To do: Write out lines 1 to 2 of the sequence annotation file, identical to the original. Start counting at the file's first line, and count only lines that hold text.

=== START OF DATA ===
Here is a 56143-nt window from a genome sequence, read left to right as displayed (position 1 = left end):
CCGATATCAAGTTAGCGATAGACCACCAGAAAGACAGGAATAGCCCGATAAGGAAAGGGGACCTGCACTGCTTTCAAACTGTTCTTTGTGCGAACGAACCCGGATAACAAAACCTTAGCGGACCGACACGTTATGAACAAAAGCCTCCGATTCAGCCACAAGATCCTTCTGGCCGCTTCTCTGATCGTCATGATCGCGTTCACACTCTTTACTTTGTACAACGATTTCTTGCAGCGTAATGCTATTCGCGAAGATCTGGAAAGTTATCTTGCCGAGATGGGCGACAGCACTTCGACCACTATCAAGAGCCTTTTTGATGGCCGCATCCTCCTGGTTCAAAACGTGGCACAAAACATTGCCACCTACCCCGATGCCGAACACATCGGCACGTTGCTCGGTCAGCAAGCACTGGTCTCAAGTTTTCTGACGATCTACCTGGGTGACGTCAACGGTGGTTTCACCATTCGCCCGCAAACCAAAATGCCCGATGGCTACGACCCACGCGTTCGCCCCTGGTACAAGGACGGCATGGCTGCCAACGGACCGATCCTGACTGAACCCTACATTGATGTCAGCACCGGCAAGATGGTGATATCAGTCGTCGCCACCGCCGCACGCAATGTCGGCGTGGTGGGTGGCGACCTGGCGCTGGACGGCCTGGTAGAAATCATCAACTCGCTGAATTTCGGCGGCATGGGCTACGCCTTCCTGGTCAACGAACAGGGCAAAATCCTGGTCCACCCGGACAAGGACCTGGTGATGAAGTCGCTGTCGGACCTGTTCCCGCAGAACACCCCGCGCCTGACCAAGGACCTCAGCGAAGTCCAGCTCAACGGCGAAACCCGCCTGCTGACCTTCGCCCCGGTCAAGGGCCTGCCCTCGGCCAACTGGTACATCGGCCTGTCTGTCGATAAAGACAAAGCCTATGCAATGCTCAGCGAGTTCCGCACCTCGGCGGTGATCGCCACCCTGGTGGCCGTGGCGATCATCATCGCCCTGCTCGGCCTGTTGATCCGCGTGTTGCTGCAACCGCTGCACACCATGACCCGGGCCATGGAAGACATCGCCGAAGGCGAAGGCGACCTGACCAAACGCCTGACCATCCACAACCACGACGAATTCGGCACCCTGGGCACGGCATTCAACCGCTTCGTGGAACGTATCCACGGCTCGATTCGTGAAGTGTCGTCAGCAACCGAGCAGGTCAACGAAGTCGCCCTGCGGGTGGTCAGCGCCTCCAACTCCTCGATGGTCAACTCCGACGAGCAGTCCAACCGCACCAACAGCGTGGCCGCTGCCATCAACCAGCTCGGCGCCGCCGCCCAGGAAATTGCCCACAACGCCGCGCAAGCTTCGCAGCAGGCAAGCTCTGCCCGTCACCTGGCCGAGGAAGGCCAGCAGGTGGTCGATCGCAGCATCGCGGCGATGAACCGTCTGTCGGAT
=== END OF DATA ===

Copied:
Here is a 56143-nt window from a genome sequence, read left to right as displayed (position 1 = left end):
CCGATATCAAGTTAGCGATAGACCACCAGAAAGACAGGAATAGCCCGATAAGGAAAGGGGACCTGCACTGCTTTCAAACTGTTCTTTGTGCGAACGAACCCGGATAACAAAACCTTAGCGGACCGACACGTTATGAACAAAAGCCTCCGATTCAGCCACAAGATCCTTCTGGCCGCTTCTCTGATCGTCATGATCGCGTTCACACTCTTTACTTTGTACAACGATTTCTTGCAGCGTAATGCTATTCGCGAAGATCTGGAAAGTTATCTTGCCGAGATGGGCGACAGCACTTCGACCACTATCAAGAGCCTTTTTGATGGCCGCATCCTCCTGGTTCAAAACGTGGCACAAAACATTGCCACCTACCCCGATGCCGAACACATCGGCACGTTGCTCGGTCAGCAAGCACTGGTCTCAAGTTTTCTGACGATCTACCTGGGTGACGTCAACGGTGGTTTCACCATTCGCCCGCAAACCAAAATGCCCGATGGCTACGACCCACGCGTTCGCCCCTGGTACAAGGACGGCATGGCTGCCAACGGACCGATCCTGACTGAACCCTACATTGATGTCAGCACCGGCAAGATGGTGATATCAGTCGTCGCCACCGCCGCACGCAATGTCGGCGTGGTGGGTGGCGACCTGGCGCTGGACGGCCTGGTAGAAATCATCAACTCGCTGAATTTCGGCGGCATGGGCTACGCCTTCCTGGTCAACGAACAGGGCAAAATCCTGGTCCACCCGGACAAGGACCTGGTGATGAAGTCGCTGTCGGACCTGTTCCCGCAGAACACCCCGCGCCTGACCAAGGACCTCAGCGAAGTCCAGCTCAACGGCGAAACCCGCCTGCTGACCTTCGCCCCGGTCAAGGGCCTGCCCTCGGCCAACTGGTACATCGGCCTGTCTGTCGATAAAGACAAAGCCTATGCAATGCTCAGCGAGTTCCGCACCTCGGCGGTGATCGCCACCCTGGTGGCCGTGGCGATCATCATCGCCCTGCTCGGCCTGTTGATCCGCGTGTTGCTGCAACCGCTGCACACCATGACCCGGGCCATGGAAGACATCGCCGAAGGCGAAGGCGACCTGACCAAACGCCTGACCATCCACAACCACGACGAATTCGGCACCCTGGGCACGGCATTCAACCGCTTCGTGGAACGTATCCACGGCTCGATTCGTGAAGTGTCGTCAGCAACCGAGCAGGTCAACGAAGTCGCCCTGCGGGTGGTCAGCGCCTCCAACTCCTCGATGGTCAACTCCGACGAGCAGTCCAACCGCACCAACAGCGTGGCCGCTGCCATCAACCAGCTCGGCGCCGCCGCCCAGGAAATTGCCCACAACGCCGCGCAAGCTTCGCAGCAGGCAAGCTCTGCCCGTCACCTGGCCGAGGAAGGCCAGCAGGTGGTCGATCGCAGCATCGCGGCGATGAACCGTCTGTCGGAT